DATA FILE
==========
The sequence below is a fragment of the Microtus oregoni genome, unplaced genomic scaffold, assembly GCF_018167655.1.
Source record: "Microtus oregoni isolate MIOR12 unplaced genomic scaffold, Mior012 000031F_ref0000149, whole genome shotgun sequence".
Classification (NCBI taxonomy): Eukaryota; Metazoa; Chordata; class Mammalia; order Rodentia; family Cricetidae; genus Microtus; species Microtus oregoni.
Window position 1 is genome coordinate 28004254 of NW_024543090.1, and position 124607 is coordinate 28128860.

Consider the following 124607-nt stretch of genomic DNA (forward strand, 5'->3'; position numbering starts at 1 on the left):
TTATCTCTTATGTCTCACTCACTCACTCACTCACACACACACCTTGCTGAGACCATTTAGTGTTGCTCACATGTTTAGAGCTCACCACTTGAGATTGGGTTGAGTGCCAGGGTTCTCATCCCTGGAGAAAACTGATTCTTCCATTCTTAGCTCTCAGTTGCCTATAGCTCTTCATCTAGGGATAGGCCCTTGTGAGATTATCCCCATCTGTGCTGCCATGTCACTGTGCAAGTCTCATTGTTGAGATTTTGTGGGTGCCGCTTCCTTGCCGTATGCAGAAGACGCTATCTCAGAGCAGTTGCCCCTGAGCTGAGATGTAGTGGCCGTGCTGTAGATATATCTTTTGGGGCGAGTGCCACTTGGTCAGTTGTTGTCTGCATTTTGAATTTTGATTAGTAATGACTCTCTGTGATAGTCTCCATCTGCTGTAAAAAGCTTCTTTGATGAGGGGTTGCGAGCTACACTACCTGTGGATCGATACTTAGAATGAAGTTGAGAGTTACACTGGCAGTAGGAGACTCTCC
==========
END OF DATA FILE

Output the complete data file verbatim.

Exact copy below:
The sequence below is a fragment of the Microtus oregoni genome, unplaced genomic scaffold, assembly GCF_018167655.1.
Source record: "Microtus oregoni isolate MIOR12 unplaced genomic scaffold, Mior012 000031F_ref0000149, whole genome shotgun sequence".
Classification (NCBI taxonomy): Eukaryota; Metazoa; Chordata; class Mammalia; order Rodentia; family Cricetidae; genus Microtus; species Microtus oregoni.
Window position 1 is genome coordinate 28004254 of NW_024543090.1, and position 124607 is coordinate 28128860.

Consider the following 124607-nt stretch of genomic DNA (forward strand, 5'->3'; position numbering starts at 1 on the left):
TTATCTCTTATGTCTCACTCACTCACTCACTCACACACACACCTTGCTGAGACCATTTAGTGTTGCTCACATGTTTAGAGCTCACCACTTGAGATTGGGTTGAGTGCCAGGGTTCTCATCCCTGGAGAAAACTGATTCTTCCATTCTTAGCTCTCAGTTGCCTATAGCTCTTCATCTAGGGATAGGCCCTTGTGAGATTATCCCCATCTGTGCTGCCATGTCACTGTGCAAGTCTCATTGTTGAGATTTTGTGGGTGCCGCTTCCTTGCCGTATGCAGAAGACGCTATCTCAGAGCAGTTGCCCCTGAGCTGAGATGTAGTGGCCGTGCTGTAGATATATCTTTTGGGGCGAGTGCCACTTGGTCAGTTGTTGTCTGCATTTTGAATTTTGATTAGTAATGACTCTCTGTGATAGTCTCCATCTGCTGTAAAAAGCTTCTTTGATGAGGGGTTGCGAGCTACACTACCTGTGGATCGATACTTAGAATGAAGTTGAGAGTTACACTGGCAGTAGGAGACTCTCC